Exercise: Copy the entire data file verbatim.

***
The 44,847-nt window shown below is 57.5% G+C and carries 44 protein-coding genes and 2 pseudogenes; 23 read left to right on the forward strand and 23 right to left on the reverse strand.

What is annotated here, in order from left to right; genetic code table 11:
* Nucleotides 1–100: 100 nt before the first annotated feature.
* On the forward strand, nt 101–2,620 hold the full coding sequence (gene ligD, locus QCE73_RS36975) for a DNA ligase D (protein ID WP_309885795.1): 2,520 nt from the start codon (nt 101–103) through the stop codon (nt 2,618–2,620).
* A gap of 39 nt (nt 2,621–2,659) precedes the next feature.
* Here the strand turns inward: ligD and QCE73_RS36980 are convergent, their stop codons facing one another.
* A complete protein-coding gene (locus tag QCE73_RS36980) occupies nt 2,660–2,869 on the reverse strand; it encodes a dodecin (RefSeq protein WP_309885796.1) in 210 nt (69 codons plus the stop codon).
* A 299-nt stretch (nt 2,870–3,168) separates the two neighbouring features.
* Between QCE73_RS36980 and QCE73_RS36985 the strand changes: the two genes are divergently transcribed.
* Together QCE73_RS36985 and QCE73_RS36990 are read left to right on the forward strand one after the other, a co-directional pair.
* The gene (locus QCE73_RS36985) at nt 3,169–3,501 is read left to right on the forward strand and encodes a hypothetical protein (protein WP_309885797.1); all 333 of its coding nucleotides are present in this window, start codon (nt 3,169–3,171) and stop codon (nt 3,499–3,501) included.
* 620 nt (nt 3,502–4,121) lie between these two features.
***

The 44,847-nt window shown below is 57.5% G+C and carries 44 protein-coding genes and 2 pseudogenes; 23 read left to right on the forward strand and 23 right to left on the reverse strand.

What is annotated here, in order from left to right; genetic code table 11:
* Nucleotides 1–100: 100 nt before the first annotated feature.
* On the forward strand, nt 101–2,620 hold the full coding sequence (gene ligD, locus QCE73_RS36975) for a DNA ligase D (protein ID WP_309885795.1): 2,520 nt from the start codon (nt 101–103) through the stop codon (nt 2,618–2,620).
* A gap of 39 nt (nt 2,621–2,659) precedes the next feature.
* Here the strand turns inward: ligD and QCE73_RS36980 are convergent, their stop codons facing one another.
* A complete protein-coding gene (locus tag QCE73_RS36980) occupies nt 2,660–2,869 on the reverse strand; it encodes a dodecin (RefSeq protein WP_309885796.1) in 210 nt (69 codons plus the stop codon).
* A 299-nt stretch (nt 2,870–3,168) separates the two neighbouring features.
* Between QCE73_RS36980 and QCE73_RS36985 the strand changes: the two genes are divergently transcribed.
* Together QCE73_RS36985 and QCE73_RS36990 are read left to right on the forward strand one after the other, a co-directional pair.
* The gene (locus QCE73_RS36985) at nt 3,169–3,501 is read left to right on the forward strand and encodes a hypothetical protein (protein WP_309885797.1); all 333 of its coding nucleotides are present in this window, start codon (nt 3,169–3,171) and stop codon (nt 3,499–3,501) included.
* 620 nt (nt 3,502–4,121) lie between these two features.